It never fails! The market has had another crisis in August, when nobody is around to take care of it. Actually, come to think of it, that is why such crises often happen in August. With very little volume and few decision-makers about, it is easy for prevailing emotions to create large swings, sometimes up, more often down.
The main cause of concern in the summer of 2015 has been the eminent collapse of the Chinese miracle. To some extent, this was bound to happen. A managed economy cannot sustain fairy-tale growth forever. Furthermore, when eventually the piper must be paid, a managed economy will not have the flexibility to recover quickly. This is in contrast to the resilience of, for example, the United States economy after the 2008 financial crisis. In fact, it is the flexibility of the western economies that make them unlikely to be dragged down with China into the morass. While undoubtedly there will be some diminishment in demand because of China, which stocks like Magna and ADP are reflecting, the steady progress being made in the US and now Europe is likely to continue even if there is a brief pause. Even Japan, so close to China, is starting to see domestic demand pick up even with the Chinese slowdown. After 25 years of stagnation, Japan is increasingly likely to experience the “spontaneous recovery” that Alan Greenspan wrote about.
China is more a supplier to the world than a customer. The greatest consequence of a prolonged period of low Chinese growth – or even, God forbid, of decline – is likely to be a prolonged stagnation in the commodities that China consumes in its own right. Copper has been a notable victim of the Chinese collapse and oil now faces weak demand on top of swelling supply. This is likely to weigh on commodity stocks and, in turn, the Canadian economy and its market. Our diversification strategy at Heathbridge means that we really only have two or three stocks in this area, and as a consequence, our portfolios have been much less affected than most. Some commodity stocks are approaching compelling valuations and we might even add to some of the best companies in the not too distant future, although we would expect it to be a long time before such investments again hit their stride.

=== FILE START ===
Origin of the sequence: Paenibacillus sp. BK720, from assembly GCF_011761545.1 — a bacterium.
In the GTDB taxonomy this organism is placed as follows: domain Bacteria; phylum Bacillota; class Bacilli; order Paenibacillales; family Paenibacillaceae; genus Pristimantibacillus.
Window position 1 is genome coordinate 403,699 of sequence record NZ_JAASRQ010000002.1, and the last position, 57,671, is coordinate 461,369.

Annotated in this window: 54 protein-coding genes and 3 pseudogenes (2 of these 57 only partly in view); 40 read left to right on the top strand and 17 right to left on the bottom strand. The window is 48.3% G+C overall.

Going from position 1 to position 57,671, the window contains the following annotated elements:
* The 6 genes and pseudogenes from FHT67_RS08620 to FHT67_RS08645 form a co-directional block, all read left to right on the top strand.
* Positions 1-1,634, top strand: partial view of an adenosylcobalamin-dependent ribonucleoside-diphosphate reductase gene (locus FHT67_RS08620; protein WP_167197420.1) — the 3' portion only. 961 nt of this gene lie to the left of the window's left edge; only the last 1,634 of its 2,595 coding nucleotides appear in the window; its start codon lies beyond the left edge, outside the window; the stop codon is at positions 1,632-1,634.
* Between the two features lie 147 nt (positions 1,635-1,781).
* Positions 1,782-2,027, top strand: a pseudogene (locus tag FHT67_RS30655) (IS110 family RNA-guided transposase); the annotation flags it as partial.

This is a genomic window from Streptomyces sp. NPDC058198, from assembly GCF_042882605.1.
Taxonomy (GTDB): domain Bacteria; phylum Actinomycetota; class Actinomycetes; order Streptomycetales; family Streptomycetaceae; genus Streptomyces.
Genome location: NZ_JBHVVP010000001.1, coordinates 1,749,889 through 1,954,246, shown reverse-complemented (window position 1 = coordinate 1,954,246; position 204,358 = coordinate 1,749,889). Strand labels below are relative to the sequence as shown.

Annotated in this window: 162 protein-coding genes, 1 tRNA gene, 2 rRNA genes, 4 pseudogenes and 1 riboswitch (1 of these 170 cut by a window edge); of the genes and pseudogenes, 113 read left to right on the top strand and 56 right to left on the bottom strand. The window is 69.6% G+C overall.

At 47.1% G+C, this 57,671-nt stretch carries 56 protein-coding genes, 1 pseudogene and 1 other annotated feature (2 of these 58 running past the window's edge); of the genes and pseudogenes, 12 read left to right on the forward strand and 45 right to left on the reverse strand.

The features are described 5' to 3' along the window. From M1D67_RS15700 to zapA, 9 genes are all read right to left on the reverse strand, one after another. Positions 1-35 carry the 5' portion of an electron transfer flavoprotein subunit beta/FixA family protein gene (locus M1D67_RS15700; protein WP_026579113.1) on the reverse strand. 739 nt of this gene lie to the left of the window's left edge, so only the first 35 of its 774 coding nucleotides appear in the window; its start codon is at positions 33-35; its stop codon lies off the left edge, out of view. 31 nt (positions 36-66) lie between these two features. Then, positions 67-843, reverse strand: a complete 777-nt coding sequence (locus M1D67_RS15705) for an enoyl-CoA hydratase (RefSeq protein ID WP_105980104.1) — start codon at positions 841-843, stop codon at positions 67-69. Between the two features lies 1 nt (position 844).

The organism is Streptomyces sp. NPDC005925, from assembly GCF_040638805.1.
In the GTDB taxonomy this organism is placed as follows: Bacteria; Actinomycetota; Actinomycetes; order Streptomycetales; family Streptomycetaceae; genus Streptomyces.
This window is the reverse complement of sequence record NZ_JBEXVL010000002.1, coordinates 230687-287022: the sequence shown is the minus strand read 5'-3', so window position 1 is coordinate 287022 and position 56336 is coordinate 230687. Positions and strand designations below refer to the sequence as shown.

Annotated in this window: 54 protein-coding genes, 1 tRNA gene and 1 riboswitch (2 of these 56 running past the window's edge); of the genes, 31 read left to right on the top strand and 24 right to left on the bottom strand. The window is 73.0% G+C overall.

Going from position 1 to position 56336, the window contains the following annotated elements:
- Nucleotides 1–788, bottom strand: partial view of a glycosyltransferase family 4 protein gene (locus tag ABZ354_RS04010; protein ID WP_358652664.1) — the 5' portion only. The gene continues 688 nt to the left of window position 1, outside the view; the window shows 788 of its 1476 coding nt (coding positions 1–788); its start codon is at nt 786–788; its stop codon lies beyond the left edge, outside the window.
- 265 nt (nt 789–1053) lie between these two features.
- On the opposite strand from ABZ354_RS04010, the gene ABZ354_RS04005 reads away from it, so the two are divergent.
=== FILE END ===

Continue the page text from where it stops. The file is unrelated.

Generally, we have cash in the portfolios to take advantage of these downturns and are fairly confident that the world markets in due course will get used to China’s slow decline.
A secondary development in the market over the summer has had a greater impact on Heathbridge portfolios. The Netflix phenomenon has finally been recognized in the prices of media companies, particularly those that rely most heavily on the advertising market. The TV broadcasters are most affected as advertising continues its secular decline. The stock in our portfolio that was most affected by this was Corus Entertainment, which we sold in two stages, half near its peak at $25 and the rest at $16 ½. However, one of our favorite stocks, The Walt Disney Company, owns ESPN, a company that supplies live sports broadcasting to the TV networks. It too has been dragged down by the group, even though most of its product is content that benefits from the new over-the-top competition. With further price declines, we would eagerly buy more. Other media like stocks in our portfolios, like the cable companies, have also been affected.
Our portfolios are generally lower than their last quarter end values by perhaps 5 or 6 percent. We would consider this normal variation. Our expectation is that at some point the stocks that are falling because of fear of economic contagion – like Magna and ADP in your portfolio – will start to be snapped up when markets resume their normal activity and returning investors take advantage of the bargains.
The Team at Heathbridge
Heathbridge Capital Management
Telephone: (416) 360-3900